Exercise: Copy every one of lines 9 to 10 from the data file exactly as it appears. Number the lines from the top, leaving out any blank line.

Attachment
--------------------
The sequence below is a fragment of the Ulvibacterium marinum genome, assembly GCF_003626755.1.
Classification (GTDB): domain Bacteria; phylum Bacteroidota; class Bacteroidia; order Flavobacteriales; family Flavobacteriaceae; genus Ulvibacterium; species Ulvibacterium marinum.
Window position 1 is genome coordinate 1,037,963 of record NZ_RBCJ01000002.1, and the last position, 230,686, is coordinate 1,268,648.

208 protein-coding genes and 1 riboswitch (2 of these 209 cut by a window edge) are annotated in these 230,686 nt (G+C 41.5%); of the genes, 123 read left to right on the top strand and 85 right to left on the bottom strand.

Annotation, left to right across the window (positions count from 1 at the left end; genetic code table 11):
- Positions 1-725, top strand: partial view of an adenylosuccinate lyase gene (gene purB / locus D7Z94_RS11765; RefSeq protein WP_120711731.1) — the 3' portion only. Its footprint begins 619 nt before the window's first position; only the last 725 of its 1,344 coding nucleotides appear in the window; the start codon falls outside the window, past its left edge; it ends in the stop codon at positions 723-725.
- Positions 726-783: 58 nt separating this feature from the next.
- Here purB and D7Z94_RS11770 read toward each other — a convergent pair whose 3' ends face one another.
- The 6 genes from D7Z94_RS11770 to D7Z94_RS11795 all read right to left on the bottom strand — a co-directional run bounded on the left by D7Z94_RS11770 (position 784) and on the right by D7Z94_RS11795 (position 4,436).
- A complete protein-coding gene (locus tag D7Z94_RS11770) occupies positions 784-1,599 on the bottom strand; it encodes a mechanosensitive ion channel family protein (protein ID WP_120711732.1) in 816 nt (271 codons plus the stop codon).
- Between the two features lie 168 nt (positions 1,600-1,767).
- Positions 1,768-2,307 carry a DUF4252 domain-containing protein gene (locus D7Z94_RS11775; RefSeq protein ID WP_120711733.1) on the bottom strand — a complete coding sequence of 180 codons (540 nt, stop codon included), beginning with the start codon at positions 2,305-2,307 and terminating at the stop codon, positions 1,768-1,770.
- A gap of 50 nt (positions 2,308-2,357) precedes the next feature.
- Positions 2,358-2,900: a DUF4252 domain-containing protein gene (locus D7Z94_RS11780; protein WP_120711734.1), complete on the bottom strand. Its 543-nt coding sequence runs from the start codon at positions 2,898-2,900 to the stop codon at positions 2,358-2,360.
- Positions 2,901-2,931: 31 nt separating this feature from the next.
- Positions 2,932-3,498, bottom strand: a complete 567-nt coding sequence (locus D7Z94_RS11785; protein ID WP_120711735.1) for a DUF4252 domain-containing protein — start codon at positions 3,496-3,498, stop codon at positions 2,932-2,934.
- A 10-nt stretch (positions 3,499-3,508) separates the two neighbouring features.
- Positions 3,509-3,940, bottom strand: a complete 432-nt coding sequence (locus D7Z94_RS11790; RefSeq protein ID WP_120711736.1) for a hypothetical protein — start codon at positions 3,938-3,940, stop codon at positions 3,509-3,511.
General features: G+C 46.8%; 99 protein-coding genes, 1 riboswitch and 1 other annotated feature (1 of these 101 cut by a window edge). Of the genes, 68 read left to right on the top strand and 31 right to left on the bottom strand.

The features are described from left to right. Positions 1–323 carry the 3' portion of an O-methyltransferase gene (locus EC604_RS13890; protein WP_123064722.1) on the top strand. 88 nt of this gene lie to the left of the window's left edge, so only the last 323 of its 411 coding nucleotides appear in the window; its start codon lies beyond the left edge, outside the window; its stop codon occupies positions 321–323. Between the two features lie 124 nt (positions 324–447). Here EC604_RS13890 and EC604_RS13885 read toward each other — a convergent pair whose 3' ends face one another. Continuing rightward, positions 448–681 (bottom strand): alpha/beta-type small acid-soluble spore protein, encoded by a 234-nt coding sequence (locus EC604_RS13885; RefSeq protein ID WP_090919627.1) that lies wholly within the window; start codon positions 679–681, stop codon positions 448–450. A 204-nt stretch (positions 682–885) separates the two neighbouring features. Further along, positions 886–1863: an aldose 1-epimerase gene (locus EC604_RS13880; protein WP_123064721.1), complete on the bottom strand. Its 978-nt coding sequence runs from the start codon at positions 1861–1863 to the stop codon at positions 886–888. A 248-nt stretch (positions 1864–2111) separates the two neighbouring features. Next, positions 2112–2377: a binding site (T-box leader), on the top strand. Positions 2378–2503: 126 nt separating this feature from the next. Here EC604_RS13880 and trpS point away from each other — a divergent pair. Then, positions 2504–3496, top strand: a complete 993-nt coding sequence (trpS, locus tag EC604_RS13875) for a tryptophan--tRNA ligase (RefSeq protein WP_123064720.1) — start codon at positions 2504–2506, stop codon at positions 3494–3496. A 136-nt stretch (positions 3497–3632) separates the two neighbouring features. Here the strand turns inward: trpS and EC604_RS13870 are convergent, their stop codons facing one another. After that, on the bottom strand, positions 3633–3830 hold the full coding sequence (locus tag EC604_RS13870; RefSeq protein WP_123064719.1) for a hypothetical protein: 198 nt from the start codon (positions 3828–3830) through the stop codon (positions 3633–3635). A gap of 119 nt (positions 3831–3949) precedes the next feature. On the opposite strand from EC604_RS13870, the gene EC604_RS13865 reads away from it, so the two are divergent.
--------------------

- The 6 genes from D7Z94_RS11770 to D7Z94_RS11795 all read right to left on the bottom strand — a co-directional run bounded on the left by D7Z94_RS11770 (position 784) and on the right by D7Z94_RS11795 (position 4,436).
- A complete protein-coding gene (locus tag D7Z94_RS11770) occupies positions 784-1,599 on the bottom strand; it encodes a mechanosensitive ion channel family protein (protein ID WP_120711732.1) in 816 nt (271 codons plus the stop codon).